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PSU Dorm of Representatives

Replacing Punishment With Therapy

Elizabeth Gong April 2014
The purpose of punishment is to ensure that the criminal repents for his or her actions, deters the criminal from committing other illegal acts and prevents others from committing similar crimes. But many retributive and deterrence theorists argue that some of these criminals did not have the choice to commit the crime due to their mental instability. Therefore, they should not be held responsible for their actions and do not deserve to receive the punishment that was inflicted upon them.1 Imprisonment and punishment will NOT help these people change. There are currently over 2 million people in jail and about 15-20% of those people are mentally ill. This does not even include the number of people who are mentally ill and may potentially commit a criminal act, people who may have only committed a misdemeanor and may commit a more dangerous crime, and people who have mild mental illnesses. Unfortunately, not enough prisoners are getting the treatment they need to alleviate such mental illnesses. 2 Placing these people in prisons cells or assigning them community service project will not improve their mental condition. Instead of utilizing capital punishment or imprisonment, therapy should be implemented instead as an alternative method to punishment to ensure that the mentally ill receive the treatment they need. Harmful Effects of Imprisonment Punishment is only effective when the punishment is able to conform the persons behavior to which is legally acceptable, but punishment does not discourage those who cannot refrain from breaking the law. In a way, prisons are now becoming mental institutions for those who have not yet been treated for mental diseases. This is the result of the criminal law system in the U.S., which focuses too much on punishing criminals for retribution or deterrence and not enough on the rehabilitative factors that these criminals need in order to alleviate such symptoms. 3 Effects on the Mental State Physiologists are currently researching the causes of crime and the effects of incarceration in order to focus on rehabilitation rather than punishment or more specifically, imprisonment. They have discovered that many of the causes of criminal

behavior include abuse, poverty, exposure to drugs, and other factors that may have contributed to unstable mental states in these criminals. 4 In the Stanford Prison experiment in 1973, physiologist and Past APA president, Phillip Zimbardo proved that individuals could become heartless or depressed when placed in a prison-like environment. 5 In this experiment, Zimbardo tested to see whether the merciless personalities of prisoners were the effect of guards personalities or the prison environment. As a result of the experiment, he discovered that the prison environment was a significant factor that shaped the guards ruthless and cruel behavior. 6 This indicated that a prison environment might hinder a mentally ill persons ability to recover. Such prison environments may in fact worsen these criminals symptoms of mental illness if they never receive the proper treatment. More recently, Haney has been studying supermax prisons, which incorporate high security units where prisoners can spend up to 23 hours in solitary confinement for years at a time. He has shown that these prisoners experience extreme anxiety and other negative emotions as a result of such confinement. These prisoners also lack the social and occupational skills that the rest of us have developed from living in the outside world. Despite this, the number of supermax prisons is still increasing to accommodate prisoners that commit felonies. 7 Lack of Funding But if research has proven that such imprisonment is only causing anxiety and depression and prisoners, we should refocus our attention to implement and integrate therapy so we can treat such mental disorders instead of worsening these prisoners current conditions. However, the government is spending Source taken from: more and more money each year to create confinement for these dangerous criminals and isolate them from society despite the fact that jails are becoming overcrowded. In the infograph shown above, U.S. taxpayers are paying $69 billion annually just so these incarceration systems can be maintained, and in 2012,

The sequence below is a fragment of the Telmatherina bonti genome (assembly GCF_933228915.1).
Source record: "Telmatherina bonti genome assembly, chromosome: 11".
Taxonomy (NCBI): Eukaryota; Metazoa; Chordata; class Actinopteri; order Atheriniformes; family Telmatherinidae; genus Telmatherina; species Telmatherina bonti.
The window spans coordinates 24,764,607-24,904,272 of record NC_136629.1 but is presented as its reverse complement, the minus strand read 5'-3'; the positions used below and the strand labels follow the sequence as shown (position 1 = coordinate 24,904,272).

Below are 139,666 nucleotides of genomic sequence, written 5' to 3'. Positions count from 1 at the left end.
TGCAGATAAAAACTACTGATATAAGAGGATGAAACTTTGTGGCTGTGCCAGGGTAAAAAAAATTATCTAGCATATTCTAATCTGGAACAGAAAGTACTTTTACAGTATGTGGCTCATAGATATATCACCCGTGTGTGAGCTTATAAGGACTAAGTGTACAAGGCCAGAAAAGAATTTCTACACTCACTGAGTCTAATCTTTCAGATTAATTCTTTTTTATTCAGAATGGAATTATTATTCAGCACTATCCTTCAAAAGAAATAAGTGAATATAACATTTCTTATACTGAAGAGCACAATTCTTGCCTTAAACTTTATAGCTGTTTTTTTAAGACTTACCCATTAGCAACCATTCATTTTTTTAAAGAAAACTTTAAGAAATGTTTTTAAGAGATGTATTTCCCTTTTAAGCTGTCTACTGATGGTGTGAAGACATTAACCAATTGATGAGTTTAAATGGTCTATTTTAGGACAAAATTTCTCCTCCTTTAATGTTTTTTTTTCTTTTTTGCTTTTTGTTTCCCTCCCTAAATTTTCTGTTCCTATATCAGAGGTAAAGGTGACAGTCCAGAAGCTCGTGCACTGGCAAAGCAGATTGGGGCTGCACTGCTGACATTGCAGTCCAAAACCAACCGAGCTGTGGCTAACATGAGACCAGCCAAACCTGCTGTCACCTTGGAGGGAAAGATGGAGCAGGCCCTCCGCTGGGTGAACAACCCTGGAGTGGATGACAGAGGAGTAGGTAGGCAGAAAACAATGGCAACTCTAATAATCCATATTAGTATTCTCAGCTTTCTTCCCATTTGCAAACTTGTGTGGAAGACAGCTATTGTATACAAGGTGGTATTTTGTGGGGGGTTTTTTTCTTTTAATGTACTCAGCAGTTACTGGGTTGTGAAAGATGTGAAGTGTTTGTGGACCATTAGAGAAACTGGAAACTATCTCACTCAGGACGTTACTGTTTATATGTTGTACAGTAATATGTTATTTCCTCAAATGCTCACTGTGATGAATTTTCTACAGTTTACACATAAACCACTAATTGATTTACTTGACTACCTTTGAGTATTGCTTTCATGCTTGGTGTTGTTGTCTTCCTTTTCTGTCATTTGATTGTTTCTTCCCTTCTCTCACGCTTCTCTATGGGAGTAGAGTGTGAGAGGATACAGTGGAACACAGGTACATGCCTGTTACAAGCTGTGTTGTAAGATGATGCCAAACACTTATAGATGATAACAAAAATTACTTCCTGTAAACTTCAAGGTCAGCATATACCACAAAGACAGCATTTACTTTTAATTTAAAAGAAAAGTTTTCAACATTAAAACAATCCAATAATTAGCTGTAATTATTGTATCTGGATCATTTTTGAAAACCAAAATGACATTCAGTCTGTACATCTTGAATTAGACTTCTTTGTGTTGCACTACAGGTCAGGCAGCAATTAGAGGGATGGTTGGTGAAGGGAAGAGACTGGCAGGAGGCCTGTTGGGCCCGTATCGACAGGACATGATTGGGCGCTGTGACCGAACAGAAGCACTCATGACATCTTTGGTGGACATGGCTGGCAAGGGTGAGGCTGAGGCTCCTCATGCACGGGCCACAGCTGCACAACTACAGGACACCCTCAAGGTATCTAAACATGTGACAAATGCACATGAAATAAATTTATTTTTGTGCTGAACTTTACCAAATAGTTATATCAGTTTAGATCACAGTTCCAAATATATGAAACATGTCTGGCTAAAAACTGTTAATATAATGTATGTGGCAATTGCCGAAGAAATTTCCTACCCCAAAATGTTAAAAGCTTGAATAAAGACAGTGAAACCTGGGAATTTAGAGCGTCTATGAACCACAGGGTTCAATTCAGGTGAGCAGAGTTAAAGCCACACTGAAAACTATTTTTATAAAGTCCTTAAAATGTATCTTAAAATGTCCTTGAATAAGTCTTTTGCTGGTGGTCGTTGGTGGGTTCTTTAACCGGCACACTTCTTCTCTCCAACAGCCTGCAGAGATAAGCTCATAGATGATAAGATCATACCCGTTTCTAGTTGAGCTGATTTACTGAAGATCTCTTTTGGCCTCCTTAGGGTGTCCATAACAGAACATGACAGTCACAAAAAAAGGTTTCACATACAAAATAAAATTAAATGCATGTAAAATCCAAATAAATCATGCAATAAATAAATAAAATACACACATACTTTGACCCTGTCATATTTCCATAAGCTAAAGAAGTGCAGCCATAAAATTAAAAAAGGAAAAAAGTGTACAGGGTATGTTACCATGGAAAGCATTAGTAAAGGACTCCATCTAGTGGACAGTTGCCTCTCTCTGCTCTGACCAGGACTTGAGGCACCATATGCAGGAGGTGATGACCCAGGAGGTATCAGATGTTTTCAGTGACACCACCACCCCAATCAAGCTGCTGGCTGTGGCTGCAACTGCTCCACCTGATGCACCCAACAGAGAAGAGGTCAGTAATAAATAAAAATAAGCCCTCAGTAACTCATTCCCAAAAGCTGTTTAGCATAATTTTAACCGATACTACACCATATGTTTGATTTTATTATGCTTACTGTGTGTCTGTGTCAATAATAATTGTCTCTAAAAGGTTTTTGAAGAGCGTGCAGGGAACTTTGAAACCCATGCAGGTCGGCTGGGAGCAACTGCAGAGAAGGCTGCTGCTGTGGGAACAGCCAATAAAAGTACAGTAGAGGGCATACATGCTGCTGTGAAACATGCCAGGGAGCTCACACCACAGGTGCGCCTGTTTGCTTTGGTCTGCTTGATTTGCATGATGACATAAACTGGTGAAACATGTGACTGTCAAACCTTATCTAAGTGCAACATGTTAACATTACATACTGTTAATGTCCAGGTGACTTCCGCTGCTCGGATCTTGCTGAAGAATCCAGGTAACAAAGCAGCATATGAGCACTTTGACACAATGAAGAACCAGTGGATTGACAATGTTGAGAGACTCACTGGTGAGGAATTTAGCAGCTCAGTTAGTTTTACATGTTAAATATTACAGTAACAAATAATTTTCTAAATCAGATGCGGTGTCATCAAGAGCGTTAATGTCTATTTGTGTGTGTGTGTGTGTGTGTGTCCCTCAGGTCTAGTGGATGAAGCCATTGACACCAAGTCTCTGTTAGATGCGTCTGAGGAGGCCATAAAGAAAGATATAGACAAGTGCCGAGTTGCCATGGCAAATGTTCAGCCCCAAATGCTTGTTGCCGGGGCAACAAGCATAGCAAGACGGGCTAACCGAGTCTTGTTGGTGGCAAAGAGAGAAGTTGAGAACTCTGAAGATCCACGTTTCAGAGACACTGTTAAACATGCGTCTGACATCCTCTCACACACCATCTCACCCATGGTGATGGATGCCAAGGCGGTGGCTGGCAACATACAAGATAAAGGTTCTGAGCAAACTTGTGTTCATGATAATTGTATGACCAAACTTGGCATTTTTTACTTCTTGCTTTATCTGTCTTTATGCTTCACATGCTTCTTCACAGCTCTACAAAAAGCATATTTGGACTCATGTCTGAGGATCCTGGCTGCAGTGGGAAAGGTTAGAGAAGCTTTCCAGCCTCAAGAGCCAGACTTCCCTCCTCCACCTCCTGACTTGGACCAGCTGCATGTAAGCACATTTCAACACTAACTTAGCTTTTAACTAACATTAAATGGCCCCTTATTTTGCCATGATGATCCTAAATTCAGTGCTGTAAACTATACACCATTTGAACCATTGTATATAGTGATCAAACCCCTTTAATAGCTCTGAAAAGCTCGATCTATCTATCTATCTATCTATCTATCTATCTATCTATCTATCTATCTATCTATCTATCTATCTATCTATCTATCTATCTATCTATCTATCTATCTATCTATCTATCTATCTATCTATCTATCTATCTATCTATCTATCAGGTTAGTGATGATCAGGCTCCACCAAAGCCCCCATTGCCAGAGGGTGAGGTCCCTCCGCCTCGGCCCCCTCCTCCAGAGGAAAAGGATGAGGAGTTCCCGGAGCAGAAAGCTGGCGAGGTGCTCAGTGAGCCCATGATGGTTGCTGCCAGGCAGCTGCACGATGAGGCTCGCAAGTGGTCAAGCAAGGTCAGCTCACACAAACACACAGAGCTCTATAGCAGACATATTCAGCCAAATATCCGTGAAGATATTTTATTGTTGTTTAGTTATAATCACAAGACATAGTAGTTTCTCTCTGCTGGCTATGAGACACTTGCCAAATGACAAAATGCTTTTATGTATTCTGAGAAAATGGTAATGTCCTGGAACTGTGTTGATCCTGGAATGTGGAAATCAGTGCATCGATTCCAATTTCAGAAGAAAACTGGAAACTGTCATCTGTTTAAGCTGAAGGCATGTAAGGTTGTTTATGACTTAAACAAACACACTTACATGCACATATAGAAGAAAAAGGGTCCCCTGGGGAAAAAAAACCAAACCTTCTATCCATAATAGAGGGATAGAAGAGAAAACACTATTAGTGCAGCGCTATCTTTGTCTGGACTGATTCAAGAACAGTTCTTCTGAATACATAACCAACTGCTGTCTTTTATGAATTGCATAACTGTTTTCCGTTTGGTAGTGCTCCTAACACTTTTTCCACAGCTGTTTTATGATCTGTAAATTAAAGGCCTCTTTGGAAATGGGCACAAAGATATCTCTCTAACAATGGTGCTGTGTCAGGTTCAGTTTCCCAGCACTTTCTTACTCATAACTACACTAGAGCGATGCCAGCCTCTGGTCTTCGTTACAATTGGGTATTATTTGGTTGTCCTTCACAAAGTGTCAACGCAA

there has been a 10% increase in spending to maintain these prisons. However, instead of funneling our tax money to fund prisons, we should utilize this money to hire psychologists and mental health professional and create mental health facilities that will aid these prisoners gain the assistance they need to cope with their mental illnesses. So far, no state in the U.S. has spent more than $200 per capita on mental health care, which isnt even close to the amount that is necessary to cover all the expenses for the treatment that these prisoners need.